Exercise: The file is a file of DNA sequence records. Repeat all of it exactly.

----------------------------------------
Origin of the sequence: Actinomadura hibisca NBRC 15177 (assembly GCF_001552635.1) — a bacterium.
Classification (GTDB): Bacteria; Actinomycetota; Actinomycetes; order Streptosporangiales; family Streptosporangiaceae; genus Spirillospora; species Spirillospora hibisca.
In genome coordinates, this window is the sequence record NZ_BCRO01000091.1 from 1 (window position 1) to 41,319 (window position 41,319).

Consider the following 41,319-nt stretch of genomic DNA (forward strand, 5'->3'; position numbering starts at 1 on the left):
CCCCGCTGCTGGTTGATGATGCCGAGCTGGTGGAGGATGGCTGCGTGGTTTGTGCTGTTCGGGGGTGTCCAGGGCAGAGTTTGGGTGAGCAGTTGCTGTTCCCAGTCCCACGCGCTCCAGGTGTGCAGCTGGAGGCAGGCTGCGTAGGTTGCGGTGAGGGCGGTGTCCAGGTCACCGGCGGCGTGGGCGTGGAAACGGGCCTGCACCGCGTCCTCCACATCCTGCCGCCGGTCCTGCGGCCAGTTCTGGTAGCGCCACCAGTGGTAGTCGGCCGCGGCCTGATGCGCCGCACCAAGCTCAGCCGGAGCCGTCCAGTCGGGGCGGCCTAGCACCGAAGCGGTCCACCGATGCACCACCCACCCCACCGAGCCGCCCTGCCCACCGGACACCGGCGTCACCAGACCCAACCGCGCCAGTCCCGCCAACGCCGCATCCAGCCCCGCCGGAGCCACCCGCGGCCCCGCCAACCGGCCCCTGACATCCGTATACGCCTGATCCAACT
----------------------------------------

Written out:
Origin of the sequence: Actinomadura hibisca NBRC 15177 (assembly GCF_001552635.1) — a bacterium.
Classification (GTDB): Bacteria; Actinomycetota; Actinomycetes; order Streptosporangiales; family Streptosporangiaceae; genus Spirillospora; species Spirillospora hibisca.
In genome coordinates, this window is the sequence record NZ_BCRO01000091.1 from 1 (window position 1) to 41,319 (window position 41,319).

Consider the following 41,319-nt stretch of genomic DNA (forward strand, 5'->3'; position numbering starts at 1 on the left):
CCCCGCTGCTGGTTGATGATGCCGAGCTGGTGGAGGATGGCTGCGTGGTTTGTGCTGTTCGGGGGTGTCCAGGGCAGAGTTTGGGTGAGCAGTTGCTGTTCCCAGTCCCACGCGCTCCAGGTGTGCAGCTGGAGGCAGGCTGCGTAGGTTGCGGTGAGGGCGGTGTCCAGGTCACCGGCGGCGTGGGCGTGGAAACGGGCCTGCACCGCGTCCTCCACATCCTGCCGCCGGTCCTGCGGCCAGTTCTGGTAGCGCCACCAGTGGTAGTCGGCCGCGGCCTGATGCGCCGCACCAAGCTCAGCCGGAGCCGTCCAGTCGGGGCGGCCTAGCACCGAAGCGGTCCACCGATGCACCACCCACCCCACCGAGCCGCCCTGCCCACCGGACACCGGCGTCACCAGACCCAACCGCGCCAGTCCCGCCAACGCCGCATCCAGCCCCGCCGGAGCCACCCGCGGCCCCGCCAACCGGCCCCTGACATCCGTATACGCCTGATCCAACT